Being in your 20s is like devouring a tub of ice cream: you think it’s never going to get over, but the moment you scoop off the last chunk you’re like…
Jokes aside. Frankly, it’s not just the whirlwind nature of your 20s that you should be worried about. I mean, you can’t control anything about it, can you? What you should really be worried about is the fact that these years will dictate how you’ll be leading the rest of your life financially. Yes, believe it or not, that’s true. So if you’re really interested in NOT being eternally broke or in debt, here are 10 things you should do:
1. First things first, create a freakin’ budget.
Before you can do anything i.e. make investments, save for your retirement or save for a vacation, you have to know how much you spend. I know, this sounds way too obvious to be oblivious. Probably that’s why it didn’t strike you, did it?
2. Prune your subscriptions before they give you a heart attack.
Look at your subscriptions. Are you actually going to the gym that much? Do you really need Netflix? What about the newspaper that you haven’t read in ages? Subscriptions work by masking their true annual (and longer) cost, so be sure you’re only subscribing to stuff you really want (read: need).
3. Save. Duh.
I know, I know. You are not earning that much right now and are barely make it through the month. But trust me, saving is really important. I mean, tomorrow if you lose your job, you will still have to pay rent and eat. So put aside some portion of your paycheck… Every. Single. Time. Also, as your income increases, try to increase the amount you save.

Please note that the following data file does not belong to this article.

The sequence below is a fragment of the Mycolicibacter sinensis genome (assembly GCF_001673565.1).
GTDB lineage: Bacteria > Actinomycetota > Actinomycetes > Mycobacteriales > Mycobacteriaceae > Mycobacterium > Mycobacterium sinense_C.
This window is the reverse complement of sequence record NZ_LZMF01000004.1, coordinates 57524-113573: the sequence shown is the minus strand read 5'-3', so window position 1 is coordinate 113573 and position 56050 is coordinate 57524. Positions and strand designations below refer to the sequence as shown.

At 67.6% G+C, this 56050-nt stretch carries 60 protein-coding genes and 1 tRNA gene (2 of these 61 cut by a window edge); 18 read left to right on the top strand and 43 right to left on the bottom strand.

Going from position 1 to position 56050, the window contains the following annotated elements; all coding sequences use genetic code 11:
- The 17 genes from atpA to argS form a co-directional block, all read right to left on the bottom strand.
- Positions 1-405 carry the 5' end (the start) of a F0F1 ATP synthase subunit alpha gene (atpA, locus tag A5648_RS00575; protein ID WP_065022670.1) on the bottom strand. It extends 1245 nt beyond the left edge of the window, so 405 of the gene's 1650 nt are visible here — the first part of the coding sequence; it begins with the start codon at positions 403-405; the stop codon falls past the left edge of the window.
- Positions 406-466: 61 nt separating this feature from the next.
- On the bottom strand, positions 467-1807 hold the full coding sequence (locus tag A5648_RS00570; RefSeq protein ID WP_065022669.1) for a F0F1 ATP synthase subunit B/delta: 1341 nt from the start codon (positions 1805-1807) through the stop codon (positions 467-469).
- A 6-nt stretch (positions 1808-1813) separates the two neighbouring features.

4. Build a cash cushion to save your ass.
The goal of a cash cushion is to have three to nine months’ worth of your fixed expenses in a savings account to pay for life’s unexpected incidents. Life always throws curveballs – your car breaks down, your computer crashes, or you receive an unexpected medical bill – and having money in the bank to cover those expenses will help you maintain your financial peace of mind.
5. Be extremely careful with credit cards.
If you have a steady income, going into some credit card debt isn’t the worst thing in the world for one-off expenses. But not clearing your minimum balance every month is just a recipe for disaster!
6. However, if you can manage, try and be a credit card baller.
If you’re stretching on your credit card, try to find the lowest interest rate and annual fee. But if you’re paying the full balance and spending a high amount, actually look around for which card has the best rewards program.
7. Set the right goals for yourself.
Feature Image source: Huffinton post
Sponsored by Birla Life Mutual Fund